The results of a new scientific study from Oxford Brookes University show that the consumption of caloric beverages has different affects on short-term total energy intake in men and women.
The study, conducted by Viren Ranawana and Professor Jeya Henry of the Functional Food Centre at Oxford Brookes University, is the first of its kind to compare the compensation effect of liquid calories on short-term energy consumption, by gender.
During the research, male and female subjects consumed orange juice from concentrate, semi-skimmed milk, a sugar-sweetened fruit drink, or a calorie-free fruit drink, one hour before their lunchtime meal. Each group was then provided with a self-selection buffet, including a variety of foods in ample quantity, and the amount of energy they then freely consumed was analysed and compared.
The results show that liquid calories are detected by the body and compensated for at the next meal. Both men and women who consumed a drink containing calories in the morning ate less energy for lunch, compared to when they had a calorie-free mid-morning drink. However, while the mean total energy intakes for men following all four beverages were similar, women demonstrated a trend for greater energy intake following the three caloric drinks compared to the control. Thus, using a preload paradigm differing in protocol to previously reported studies, the new research gives evidence of a possible energy compensation dysregulation in women compared to men.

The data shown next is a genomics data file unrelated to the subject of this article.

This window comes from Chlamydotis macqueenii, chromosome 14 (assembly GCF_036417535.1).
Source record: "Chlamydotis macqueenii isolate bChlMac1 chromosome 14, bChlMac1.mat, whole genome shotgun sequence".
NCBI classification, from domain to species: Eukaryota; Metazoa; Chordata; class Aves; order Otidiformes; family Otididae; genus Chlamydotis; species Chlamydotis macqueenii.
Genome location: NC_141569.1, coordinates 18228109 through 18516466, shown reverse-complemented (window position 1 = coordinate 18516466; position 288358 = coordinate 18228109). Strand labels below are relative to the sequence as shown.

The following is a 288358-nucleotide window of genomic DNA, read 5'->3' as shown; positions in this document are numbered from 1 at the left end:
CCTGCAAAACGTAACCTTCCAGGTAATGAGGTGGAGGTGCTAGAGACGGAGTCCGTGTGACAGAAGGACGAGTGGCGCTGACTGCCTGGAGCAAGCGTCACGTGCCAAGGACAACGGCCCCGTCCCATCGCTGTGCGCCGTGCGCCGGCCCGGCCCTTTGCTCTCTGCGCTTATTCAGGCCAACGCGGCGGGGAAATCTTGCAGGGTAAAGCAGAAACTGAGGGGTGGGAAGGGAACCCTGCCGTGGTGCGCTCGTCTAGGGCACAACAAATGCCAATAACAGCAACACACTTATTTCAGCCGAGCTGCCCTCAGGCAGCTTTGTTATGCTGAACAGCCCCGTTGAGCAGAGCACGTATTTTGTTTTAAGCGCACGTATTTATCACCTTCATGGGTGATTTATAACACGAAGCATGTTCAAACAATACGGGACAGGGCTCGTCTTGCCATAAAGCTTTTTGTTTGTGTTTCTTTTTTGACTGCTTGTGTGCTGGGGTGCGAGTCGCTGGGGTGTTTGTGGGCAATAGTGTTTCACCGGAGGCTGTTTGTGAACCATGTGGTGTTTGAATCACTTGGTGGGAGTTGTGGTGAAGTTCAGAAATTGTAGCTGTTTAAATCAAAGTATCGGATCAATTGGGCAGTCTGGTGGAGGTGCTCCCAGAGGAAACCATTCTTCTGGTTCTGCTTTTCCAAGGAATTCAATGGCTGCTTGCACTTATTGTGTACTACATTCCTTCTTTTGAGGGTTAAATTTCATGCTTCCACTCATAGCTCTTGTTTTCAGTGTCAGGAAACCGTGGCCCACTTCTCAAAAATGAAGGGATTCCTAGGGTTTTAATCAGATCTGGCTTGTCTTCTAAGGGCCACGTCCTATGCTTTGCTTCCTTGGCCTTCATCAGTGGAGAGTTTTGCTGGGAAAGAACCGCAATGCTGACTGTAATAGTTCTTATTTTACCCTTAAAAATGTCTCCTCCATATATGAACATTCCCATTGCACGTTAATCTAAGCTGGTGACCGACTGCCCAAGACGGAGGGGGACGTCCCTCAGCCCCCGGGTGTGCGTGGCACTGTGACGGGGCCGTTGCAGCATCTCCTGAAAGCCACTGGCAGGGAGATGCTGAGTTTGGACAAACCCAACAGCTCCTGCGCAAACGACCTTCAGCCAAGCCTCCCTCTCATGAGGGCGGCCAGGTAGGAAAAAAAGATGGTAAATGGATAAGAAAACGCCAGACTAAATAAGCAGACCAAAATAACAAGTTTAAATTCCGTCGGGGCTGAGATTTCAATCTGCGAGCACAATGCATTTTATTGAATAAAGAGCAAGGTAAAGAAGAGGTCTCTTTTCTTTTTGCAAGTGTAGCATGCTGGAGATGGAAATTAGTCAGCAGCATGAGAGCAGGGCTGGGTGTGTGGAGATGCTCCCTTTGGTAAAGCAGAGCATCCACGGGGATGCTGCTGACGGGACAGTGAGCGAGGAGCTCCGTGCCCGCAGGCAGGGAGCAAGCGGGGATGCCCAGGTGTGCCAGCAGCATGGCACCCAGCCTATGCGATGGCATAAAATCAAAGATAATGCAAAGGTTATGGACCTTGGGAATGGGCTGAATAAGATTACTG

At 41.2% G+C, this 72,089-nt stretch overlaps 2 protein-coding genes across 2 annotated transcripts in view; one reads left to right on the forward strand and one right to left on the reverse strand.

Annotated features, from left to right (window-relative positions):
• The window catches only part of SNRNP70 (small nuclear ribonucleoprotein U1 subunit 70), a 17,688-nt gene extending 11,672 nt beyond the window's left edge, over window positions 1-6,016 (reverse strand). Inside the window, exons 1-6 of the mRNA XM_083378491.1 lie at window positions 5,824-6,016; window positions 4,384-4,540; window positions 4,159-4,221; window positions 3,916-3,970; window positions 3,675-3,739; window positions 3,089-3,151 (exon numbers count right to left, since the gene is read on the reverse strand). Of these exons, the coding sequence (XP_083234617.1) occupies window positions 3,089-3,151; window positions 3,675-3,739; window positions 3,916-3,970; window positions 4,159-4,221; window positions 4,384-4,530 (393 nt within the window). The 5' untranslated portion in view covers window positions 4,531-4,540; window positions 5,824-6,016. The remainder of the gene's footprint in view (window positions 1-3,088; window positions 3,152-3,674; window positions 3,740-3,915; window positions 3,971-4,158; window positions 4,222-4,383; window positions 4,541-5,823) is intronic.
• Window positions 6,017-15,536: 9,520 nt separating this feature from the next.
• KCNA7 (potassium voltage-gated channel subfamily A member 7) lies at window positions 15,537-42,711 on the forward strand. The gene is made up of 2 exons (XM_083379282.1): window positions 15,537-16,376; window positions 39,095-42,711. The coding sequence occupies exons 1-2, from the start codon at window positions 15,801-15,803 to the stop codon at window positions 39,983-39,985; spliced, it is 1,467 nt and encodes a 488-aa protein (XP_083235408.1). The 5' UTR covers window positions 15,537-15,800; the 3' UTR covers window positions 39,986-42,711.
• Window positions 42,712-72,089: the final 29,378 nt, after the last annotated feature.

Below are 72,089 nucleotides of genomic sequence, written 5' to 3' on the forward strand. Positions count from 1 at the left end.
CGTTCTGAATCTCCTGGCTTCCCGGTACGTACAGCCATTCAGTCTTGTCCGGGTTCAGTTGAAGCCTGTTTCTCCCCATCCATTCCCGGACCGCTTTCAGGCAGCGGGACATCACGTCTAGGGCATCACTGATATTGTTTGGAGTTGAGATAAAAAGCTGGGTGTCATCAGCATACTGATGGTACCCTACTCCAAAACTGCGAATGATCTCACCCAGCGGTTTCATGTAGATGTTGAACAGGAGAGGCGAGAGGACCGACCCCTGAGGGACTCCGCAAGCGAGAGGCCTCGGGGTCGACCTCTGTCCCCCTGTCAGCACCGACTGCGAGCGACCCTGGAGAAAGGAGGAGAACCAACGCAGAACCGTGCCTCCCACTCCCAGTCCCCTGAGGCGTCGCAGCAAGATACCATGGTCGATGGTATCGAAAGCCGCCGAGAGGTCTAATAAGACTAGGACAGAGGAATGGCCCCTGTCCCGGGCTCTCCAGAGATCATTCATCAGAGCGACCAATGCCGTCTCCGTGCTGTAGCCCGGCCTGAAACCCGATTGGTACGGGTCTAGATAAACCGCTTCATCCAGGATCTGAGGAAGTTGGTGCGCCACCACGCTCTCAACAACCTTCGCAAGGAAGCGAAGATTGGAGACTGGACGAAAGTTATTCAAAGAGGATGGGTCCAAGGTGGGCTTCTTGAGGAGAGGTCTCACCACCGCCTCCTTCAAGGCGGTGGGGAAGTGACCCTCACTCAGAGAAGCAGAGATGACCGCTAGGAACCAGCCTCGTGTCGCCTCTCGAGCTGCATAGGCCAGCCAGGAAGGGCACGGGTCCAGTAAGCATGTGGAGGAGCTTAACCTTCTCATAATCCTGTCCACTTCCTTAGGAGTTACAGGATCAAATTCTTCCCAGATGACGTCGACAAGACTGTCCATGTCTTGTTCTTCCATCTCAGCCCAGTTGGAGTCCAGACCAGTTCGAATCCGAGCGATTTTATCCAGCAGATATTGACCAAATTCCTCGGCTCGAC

Professor Henry, of Oxford Brookes University, said: "It is important to understand if the growth in caloric beverage consumption is contributing to the increased prevalence of obesity and diabetes. It has been suggested that sugars provided in liquid form encourage 'passive over-consumption' of energy from food, but this study shows that the body does compensate in the short term. Further research is now needed to understand the mechanisms involved and whether the body also compensates for liquid calorie consumption in the long term."